North Dakota Ranked “Best Run State” Because Of What Our State Leaders Didn’t Do


According to rankings by 24/7 Wall Street, North Dakota is the “best run state” in the nation. Here’s their reasoning:

For the first time, North Dakota ranks as the best run state in the country. In recent years, North Dakota’s oil boom has transformed its economy. Last year, crude oil production rose 35%. As of August, 2012, it was the second-largest oil producer in the country. This was due to the use of hydraulic fracturing in the state’s Bakken shale formation. The oil and gas boom brought jobs to North Dakota, which had the nation’s lowest unemployment rate in 2011 at 3.5%, and economic growth. Between 2010 and 2011, North Dakota’s GDP jumped 7.6%, by far the largest increase in the nation. This growth has also increased home values, which rose a nation-leading 29% between 2006 and 2011. North Dakota and Montana are the only two states that have not reported a budget shortfall since fiscal 2009.

Notice that nowhere in there is any actual government policy credited with North Dakota’s success. There’s no credit for government-run economic development projects. Nothing like that. It’s all oil boom.

I don’t necessarily mean that as a slight for North Dakota’s leaders. I have my gripes about growth in spending in the state, and the preoccupation many of the state’s leaders have with government economic development schemes, and we should be careful about handing out too much credit when an energy boom pumping billions of dollars into the state treasury can cover up a lot of bad policy. But they do deserve some credit for the oil boom. Not because of anything they’ve done – they certainly didn’t put the oil under the ground or develop the processes to drill it, pump it and distribute it – but they had the wisdom to largely stay out of the way of the oil industry.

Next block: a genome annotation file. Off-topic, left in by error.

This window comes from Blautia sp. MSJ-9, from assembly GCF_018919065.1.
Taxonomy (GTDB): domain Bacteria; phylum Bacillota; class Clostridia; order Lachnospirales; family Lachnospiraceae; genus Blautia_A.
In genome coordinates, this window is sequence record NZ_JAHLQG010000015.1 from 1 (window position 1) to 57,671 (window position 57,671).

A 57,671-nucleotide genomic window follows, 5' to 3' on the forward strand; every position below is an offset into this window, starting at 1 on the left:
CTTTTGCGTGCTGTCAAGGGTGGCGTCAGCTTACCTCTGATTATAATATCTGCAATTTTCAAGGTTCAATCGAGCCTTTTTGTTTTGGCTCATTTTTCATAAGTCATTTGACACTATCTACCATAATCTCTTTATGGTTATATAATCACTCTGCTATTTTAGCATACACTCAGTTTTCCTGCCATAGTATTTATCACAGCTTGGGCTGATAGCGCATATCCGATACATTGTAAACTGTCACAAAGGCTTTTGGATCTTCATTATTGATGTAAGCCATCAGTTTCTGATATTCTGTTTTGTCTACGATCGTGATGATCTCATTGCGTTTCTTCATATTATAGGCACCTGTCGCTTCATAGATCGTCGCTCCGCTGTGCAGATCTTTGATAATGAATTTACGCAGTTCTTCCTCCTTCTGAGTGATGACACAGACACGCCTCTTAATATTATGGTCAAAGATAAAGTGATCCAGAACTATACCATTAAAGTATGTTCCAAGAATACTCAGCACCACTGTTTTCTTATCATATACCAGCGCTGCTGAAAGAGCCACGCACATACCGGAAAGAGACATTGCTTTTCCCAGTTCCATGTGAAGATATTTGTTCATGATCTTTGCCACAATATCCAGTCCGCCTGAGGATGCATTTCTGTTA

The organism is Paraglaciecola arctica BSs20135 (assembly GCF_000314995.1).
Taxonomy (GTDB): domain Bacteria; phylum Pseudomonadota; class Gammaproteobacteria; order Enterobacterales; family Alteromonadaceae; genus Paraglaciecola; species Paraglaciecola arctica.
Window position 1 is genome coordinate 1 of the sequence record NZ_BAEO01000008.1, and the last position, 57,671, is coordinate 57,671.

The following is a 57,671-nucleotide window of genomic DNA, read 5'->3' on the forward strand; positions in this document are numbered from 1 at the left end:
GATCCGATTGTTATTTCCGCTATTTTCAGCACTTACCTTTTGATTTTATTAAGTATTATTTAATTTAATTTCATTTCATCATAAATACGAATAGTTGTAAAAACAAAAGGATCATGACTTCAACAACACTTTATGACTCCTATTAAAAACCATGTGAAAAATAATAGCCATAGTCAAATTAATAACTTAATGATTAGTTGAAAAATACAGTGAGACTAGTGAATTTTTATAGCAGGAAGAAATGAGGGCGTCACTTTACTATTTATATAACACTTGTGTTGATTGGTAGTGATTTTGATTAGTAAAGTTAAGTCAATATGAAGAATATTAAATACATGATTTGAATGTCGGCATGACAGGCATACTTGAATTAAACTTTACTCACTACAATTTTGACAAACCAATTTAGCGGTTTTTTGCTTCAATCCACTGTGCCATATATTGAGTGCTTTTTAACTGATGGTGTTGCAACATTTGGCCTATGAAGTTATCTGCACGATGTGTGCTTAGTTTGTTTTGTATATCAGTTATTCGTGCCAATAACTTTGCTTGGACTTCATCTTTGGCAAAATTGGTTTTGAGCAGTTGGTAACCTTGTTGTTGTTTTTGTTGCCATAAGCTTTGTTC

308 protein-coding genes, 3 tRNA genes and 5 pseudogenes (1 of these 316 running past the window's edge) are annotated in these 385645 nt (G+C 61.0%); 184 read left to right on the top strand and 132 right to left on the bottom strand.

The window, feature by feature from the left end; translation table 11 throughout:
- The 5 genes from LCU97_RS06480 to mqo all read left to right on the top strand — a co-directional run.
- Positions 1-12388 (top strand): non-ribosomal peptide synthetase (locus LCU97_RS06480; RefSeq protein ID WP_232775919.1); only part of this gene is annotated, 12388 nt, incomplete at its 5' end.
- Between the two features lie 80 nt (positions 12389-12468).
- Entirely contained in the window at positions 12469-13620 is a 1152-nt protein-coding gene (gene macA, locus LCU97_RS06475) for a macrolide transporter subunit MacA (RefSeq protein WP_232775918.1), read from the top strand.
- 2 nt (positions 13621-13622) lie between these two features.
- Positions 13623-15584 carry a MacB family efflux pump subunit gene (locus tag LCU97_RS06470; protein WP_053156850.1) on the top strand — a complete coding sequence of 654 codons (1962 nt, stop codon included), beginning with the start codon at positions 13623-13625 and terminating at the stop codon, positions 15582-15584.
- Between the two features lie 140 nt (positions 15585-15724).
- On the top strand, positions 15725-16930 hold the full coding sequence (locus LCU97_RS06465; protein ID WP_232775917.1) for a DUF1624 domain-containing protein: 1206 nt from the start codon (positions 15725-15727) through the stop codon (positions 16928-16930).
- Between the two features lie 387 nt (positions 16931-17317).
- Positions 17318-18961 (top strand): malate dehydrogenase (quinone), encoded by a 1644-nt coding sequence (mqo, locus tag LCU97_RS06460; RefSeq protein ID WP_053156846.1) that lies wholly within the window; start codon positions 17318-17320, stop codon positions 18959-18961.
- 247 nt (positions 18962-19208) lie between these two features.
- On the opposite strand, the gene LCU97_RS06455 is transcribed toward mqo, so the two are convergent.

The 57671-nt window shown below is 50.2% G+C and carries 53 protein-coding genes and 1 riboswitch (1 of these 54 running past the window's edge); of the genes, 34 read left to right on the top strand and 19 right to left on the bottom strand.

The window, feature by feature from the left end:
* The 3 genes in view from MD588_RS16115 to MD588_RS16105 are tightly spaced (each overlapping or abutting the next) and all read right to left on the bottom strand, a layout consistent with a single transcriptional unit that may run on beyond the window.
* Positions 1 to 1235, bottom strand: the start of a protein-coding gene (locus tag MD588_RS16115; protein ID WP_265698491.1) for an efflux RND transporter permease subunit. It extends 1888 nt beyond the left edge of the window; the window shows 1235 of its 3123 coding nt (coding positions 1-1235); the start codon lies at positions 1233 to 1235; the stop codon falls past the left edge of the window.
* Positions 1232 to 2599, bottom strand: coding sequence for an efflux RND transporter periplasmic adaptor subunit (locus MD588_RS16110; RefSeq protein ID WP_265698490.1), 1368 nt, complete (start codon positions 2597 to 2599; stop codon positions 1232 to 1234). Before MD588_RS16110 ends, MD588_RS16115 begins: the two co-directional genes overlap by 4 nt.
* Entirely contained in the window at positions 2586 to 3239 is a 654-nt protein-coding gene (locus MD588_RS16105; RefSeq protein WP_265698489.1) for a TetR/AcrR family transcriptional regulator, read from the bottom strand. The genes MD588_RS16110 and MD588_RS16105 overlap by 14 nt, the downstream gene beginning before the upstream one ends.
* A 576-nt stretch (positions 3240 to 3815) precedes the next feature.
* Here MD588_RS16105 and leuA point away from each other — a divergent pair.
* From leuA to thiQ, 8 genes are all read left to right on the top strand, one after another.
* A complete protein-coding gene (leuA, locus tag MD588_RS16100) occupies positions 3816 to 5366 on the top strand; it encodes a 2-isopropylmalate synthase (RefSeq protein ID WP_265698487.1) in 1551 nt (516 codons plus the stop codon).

When it comes to energy, North Dakota’s leaders regulate reluctantly. That’s been key to the state’s success because, as we see with states like California which are sitting on oceans of untapped energy, it doesn’t necessarily have to be that way.

Sometimes, or perhaps most of the time, what government doesn’t do is more important than what the government does.

Rob Port is the editor of In 2011 he was a finalist for the Watch Dog of the Year from the Sam Adams Alliance and winner of the Americans For Prosperity Award for Online Excellence. In 2013 the Washington Post named SAB one of the nation's top state-based political blogs, and named Rob one of the state's best political reporters.

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  • kevindf

    If it’s run so well, why does it have such a chaotic tax policy?

  • Harold

    Love them or hate them republicans who run our state govt don’t spend money like democrats do and thats why we’ve always been pretty fiscally sound.

    • Lynn Bergman

      Disagree… our “Republicrats” are in control by 2:1 in the party. They ARE spending money like Democrats.

  • sbark

    Wouldnt have a “well run” state Govt at least have started to address the Public Employee retirement fund already, property tax discontent, insulate its citizens from Fed unfunded mandates, runaway pulblic education costs?
    “Well Run” means in typical business terms pro-active, with foresight, fiscal responsible.

    • matthew_bosch

      But holding Gov’t to the standards of the private sector/personal financials, makes us racist bigots, who wage war on women, want to see teachers homeless, while pushing the elderly off a cliff and advocating for a distopia where there are no police, firemen, and public services. Oh… and we want to give blue collar workers cancer. So, I guess we should move on.

    • kevindf

      In the last session, the legislature guaranteed the day-to-day value of their retirement accounts. Where is my guarantee?

    • Rob

      Wouldnt have a “well run” state Govt at least have started to address the Public Employee retirement fund already

      A fair point.

  • Lynn Bergman

    It’s time that a significant amount of North Dakota taxpayers’ money is left in their pockets. Elimination of the personal income tax is an obvious first priority…then corporate income tax, because it is just passed through to consumers. The reduction in tax department expenditures would be significant as well.

    Alaskan homeowners 65 and older are exempt from municipal taxes on the first $150,000 of the assessed value of their home. North Dakota can provide that same exemption to ALL of its citizens AND businesses… that would be “across the board” fair.
    And lastly, the oil taxes should be reduced from a total of 11.5% to 9.5% to keep our “Golden Goose” in its North Dakota “pen”.

    • kevindf

      All the over taxation will wind up in the bloated pockets of state pay rollers.

  • Tim Heise

    Its run so well COMPARED to the other 49 states. We could be doing a lot better.

    • Rob

      There is no doubt about that.